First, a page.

The mission of JOIDES Resolution is “to sail for scientific exploration,” for “discoveries [that] lie deep beneath the oceans” (ODP/IODP ship history). Measurements on and below the ocean floor help scientists answer questions relating to plate tectonics, geochemistry, paleoclimate, paleomagnetism, the rock cycle, and so much more. These were disciplines and topics no one even would have thought to investigate back in the day of H.M.S. Challenger, but time and technology now allows us to not just sample deeper but to ask deeper questions.

JOIDES Resolution is managed and operated by JRSO for the International Ocean Discovery Program (IODP) and National Science Foundation. This short video below is an introduction to the international research collaboration during expeditions to study the history of the Earth recorded in sediments and rocks beneath the ocean floor.

There is so much more to scientific ocean drilling and where it is going in the future. Check out Exploring Earth by Scientific Ocean Drilling: 2050 Science Framework to learn about the important research frontiers that scientific ocean drilling seeks to pursue. The framework focuses on how scientific ocean drilling will increase our understanding of Earth systems and the natural and human-caused environmental challenges facing society. (more about “why” scientific ocean drilling in a future blog post)


Despite the differing missions for these two vessels, they both have a strong connection to each other. Both have advanced our knowledge of ocean science. Both have had scientists aboard dedicated to bringing the ship discoveries to broader audiences through letters, magazine articles, blog posts, and multimedia. And if we play the “Six Degrees of Kevin Bacon” game, we can make a connection between their names (sort of – go along with me for this one…)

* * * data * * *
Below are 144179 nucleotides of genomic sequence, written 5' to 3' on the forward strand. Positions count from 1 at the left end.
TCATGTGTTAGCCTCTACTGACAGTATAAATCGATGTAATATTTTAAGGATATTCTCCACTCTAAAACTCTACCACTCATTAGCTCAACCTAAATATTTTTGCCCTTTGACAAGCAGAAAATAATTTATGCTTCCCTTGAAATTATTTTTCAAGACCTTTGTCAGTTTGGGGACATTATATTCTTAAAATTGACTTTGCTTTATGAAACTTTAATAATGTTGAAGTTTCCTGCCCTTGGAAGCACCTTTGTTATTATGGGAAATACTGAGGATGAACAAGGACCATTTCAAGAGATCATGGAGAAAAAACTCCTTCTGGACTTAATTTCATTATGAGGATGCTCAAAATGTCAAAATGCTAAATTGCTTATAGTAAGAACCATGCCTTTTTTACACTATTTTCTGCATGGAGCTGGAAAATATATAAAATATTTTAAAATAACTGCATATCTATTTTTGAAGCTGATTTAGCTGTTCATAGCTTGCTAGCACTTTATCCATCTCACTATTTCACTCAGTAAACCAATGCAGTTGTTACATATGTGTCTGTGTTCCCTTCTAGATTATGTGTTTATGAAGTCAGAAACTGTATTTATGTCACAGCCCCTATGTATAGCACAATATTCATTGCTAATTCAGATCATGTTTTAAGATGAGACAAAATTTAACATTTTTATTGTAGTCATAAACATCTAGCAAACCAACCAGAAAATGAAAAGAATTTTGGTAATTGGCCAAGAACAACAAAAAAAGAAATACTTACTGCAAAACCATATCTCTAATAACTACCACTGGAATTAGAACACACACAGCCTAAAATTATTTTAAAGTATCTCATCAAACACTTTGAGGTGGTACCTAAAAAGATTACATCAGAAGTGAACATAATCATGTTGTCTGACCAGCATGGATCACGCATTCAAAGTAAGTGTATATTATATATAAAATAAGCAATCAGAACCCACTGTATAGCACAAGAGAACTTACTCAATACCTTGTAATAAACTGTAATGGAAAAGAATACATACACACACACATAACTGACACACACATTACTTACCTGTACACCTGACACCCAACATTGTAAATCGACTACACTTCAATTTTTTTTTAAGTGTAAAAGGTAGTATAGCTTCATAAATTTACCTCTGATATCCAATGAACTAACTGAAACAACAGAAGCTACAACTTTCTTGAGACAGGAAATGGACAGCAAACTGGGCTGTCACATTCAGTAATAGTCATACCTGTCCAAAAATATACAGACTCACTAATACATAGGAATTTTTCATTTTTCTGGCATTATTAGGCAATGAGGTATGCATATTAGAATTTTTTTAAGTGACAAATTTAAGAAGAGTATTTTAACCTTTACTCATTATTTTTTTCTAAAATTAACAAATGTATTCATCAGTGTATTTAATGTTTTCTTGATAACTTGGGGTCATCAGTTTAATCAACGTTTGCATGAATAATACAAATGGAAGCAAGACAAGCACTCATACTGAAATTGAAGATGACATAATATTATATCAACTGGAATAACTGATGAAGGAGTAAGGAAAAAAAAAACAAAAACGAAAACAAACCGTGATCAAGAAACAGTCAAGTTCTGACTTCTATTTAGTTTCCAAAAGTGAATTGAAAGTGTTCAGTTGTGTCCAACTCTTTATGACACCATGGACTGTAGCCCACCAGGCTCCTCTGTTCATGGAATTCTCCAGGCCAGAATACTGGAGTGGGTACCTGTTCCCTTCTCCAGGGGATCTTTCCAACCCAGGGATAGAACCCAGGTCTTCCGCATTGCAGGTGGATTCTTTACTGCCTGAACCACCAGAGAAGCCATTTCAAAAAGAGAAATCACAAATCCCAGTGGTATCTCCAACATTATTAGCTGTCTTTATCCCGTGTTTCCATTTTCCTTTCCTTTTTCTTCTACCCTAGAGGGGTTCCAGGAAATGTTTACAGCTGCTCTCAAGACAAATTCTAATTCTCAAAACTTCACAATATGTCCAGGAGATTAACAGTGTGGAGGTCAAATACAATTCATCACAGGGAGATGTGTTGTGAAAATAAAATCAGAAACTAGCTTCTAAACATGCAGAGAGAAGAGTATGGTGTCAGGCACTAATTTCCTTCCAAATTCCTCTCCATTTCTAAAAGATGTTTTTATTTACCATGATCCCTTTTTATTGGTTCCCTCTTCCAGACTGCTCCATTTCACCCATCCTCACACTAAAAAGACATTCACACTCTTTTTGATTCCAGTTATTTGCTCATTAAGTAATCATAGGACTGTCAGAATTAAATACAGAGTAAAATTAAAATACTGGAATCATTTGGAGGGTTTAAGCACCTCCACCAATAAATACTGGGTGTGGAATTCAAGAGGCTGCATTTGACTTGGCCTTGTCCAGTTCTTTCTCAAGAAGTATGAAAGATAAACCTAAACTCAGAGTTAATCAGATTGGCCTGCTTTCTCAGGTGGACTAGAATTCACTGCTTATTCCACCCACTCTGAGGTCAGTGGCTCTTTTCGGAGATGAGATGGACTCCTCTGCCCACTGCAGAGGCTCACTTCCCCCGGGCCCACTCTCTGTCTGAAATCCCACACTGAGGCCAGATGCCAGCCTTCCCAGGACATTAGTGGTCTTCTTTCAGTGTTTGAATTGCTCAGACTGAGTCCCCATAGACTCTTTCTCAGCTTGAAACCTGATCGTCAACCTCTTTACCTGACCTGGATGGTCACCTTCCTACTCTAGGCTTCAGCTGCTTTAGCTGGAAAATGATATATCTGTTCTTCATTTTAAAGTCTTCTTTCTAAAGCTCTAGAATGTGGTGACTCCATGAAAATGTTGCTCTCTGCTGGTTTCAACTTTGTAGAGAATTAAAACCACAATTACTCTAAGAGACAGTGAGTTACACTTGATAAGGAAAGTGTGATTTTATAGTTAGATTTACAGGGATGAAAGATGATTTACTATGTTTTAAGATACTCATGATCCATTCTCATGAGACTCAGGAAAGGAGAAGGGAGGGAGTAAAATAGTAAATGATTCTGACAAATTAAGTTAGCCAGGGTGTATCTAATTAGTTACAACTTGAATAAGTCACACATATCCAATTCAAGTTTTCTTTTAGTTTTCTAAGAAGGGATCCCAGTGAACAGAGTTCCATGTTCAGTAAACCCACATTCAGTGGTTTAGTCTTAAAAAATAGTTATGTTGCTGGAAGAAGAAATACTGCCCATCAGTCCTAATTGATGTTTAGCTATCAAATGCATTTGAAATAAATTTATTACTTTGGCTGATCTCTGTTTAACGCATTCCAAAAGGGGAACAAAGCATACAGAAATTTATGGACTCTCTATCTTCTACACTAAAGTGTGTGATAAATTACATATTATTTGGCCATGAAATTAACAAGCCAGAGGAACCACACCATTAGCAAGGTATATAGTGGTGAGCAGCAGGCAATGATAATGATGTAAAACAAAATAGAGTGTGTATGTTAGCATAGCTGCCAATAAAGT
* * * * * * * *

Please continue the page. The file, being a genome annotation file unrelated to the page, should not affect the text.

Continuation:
I could not find information on why the British Royal Navy chose “Challenger” as the name of their ship – but this name did serve as the inspiration for the NASA space shuttle, the lunar module on the Apollo 17 mission, the scientific ocean drilling vessel Glomar Challenger, and even Sir Author Conan Doyle is said to have named his recurring character Professor Challenger after this ship.

Note that Glomar Challenger was the deep sea scientific and research drilling vessel for the Deep Sea Drilling Project (DSDP) from August 11, 1968, to November 11, 1983. The ship that replaced Glomar Challenger? It was JOIDES Resolution, that began sailing in 1985 for the renamed DSDP effort – Ocean Drilling Program (ODP). ODP was renamed to IODP in 2003 as the Integrated Ocean Drilling Program, then in 2013 as the International Ocean Discovery Program.

So we have H.M.S. Challenger to Glomar Challenger, which was a part of DSDP, which became ODP, which started with the new vessel JOIDES Resolution – I got there in less than six degrees! Now how to tie this back to Kevin Bacon…

Stay tuned for more blog posts that pay tribute to H.M.S. Challenger and JOIDES Resolution across the next several months!



**(Note there are several sources with a conflicting sailing dates – some reporting that December 7th was the actual day Challenger left port and May 26th as the return)